Brad Gilbert

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Brad Gilbert
Brad Gilbert (3904645258) (cropped).jpg
Country (sports)Flag of the United States.svg  United States
Residence Malibu, California
Born (1961-08-09) August 9, 1961 (age 60)
Oakland, California
Height1.85 m (6 ft 1 in)
Turned pro1982 (amateur tour from 1981)
PlaysRight-handed (one-handed backhand)
Prize money$5,507,973
Career record519–288 (64.3%)
Career titles20
Highest rankingNo. 4 (January 1, 1990)
Grand Slam Singles results
Australian Open 4R (1984)
French Open 3R (1993)
Wimbledon QF (1990)
US Open QF (1987)
Other tournaments
Tour Finals SF (1987)
Grand Slam Cup F (1990)
WCT Finals F (1989)
Olympic Games SF (1988)
Career record101–127
Career titles3
Highest rankingNo. 18 (September 29, 1986)
Grand Slam Doubles results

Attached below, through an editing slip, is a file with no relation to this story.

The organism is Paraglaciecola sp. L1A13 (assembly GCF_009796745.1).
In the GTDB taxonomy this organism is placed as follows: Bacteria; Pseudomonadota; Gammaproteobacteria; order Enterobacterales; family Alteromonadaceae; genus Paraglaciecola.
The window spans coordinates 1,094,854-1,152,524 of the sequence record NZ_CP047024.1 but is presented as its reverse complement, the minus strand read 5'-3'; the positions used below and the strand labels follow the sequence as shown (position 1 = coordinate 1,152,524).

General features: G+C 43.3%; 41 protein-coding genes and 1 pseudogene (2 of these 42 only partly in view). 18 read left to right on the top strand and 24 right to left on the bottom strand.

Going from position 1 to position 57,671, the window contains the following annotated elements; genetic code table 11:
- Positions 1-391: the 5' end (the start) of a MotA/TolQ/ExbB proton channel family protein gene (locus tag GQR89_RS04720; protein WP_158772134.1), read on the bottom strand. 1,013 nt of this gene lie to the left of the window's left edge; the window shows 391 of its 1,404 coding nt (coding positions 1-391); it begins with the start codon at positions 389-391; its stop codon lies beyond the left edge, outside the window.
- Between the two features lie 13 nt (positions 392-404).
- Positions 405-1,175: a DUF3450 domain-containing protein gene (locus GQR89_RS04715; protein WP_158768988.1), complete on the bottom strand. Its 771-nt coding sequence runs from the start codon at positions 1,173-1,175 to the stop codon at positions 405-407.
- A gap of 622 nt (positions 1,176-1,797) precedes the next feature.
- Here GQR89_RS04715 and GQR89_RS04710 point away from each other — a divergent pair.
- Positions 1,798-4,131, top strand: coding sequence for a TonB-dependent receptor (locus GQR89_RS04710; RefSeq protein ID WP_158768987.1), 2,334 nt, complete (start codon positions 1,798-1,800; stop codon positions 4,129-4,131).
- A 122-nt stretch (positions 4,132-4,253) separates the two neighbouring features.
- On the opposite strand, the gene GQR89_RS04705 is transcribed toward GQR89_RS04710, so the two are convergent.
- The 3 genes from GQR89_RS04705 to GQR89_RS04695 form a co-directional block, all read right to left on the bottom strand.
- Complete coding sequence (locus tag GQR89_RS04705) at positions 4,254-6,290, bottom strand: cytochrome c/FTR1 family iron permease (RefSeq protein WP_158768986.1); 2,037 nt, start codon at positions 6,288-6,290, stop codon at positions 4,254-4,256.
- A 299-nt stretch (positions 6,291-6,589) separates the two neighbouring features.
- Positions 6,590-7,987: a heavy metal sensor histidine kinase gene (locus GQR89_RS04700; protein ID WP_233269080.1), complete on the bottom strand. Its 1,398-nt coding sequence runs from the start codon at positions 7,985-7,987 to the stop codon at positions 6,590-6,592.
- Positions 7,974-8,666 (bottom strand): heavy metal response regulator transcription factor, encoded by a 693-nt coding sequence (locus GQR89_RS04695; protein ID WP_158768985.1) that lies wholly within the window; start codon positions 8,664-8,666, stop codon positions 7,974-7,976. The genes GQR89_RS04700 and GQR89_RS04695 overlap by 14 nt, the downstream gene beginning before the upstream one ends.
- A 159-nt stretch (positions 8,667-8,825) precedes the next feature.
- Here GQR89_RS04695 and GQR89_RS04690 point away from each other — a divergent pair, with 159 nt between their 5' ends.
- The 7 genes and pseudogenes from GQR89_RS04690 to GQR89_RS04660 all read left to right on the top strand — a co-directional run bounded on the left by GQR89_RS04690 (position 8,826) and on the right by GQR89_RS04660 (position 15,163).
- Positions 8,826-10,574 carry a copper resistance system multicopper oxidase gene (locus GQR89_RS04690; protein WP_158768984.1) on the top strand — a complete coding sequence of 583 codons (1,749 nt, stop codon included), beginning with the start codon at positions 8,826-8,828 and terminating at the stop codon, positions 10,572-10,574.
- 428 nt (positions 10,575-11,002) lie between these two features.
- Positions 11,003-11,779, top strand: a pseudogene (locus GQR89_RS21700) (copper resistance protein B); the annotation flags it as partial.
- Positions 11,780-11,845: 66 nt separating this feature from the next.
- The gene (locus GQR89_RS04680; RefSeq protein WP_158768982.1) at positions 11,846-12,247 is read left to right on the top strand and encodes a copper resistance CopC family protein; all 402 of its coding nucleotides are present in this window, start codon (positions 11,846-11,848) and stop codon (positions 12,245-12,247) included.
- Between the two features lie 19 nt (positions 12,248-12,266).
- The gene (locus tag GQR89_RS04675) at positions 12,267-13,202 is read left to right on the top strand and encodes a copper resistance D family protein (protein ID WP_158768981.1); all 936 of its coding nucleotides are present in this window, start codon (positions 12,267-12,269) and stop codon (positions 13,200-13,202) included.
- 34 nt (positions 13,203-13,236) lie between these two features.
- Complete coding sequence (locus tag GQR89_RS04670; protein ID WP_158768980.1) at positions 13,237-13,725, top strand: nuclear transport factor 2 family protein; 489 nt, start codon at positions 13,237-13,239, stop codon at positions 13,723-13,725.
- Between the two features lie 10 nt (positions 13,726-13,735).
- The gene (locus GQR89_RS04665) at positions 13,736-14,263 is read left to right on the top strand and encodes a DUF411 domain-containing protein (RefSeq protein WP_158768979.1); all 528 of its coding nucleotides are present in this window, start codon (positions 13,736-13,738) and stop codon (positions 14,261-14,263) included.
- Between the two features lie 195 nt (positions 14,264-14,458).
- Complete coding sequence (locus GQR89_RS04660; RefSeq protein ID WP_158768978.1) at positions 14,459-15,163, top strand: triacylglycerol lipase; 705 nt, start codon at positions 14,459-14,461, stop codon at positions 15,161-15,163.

Australian Open 2R (1987)
French Open 2R (1987)
Wimbledon 2R (1986)
US Open 2R (1988)
Coaching career
Medal record
Olympic Games – Tennis
Bronze medal icon (B initial).svg 1988 Seoul Singles
Maccabiah Games
Gold medal icon (G initial).svg 1981 Israel Men's Doubles
Silver medal icon (S initial).svg 1981 Israel Men's Singles

Brad Gilbert (born August 9, 1961) is a former professional tennis player and an American tennis coach. During his career, he won 20 singles titles and achieved a career-high singles ranking of world No. 4 in 1990, and a career-high doubles ranking of world No. 18 four years prior. He won a bronze medal at the 1988 Olympics, and both a gold medal and a silver medal at the 1981 Maccabiah Games.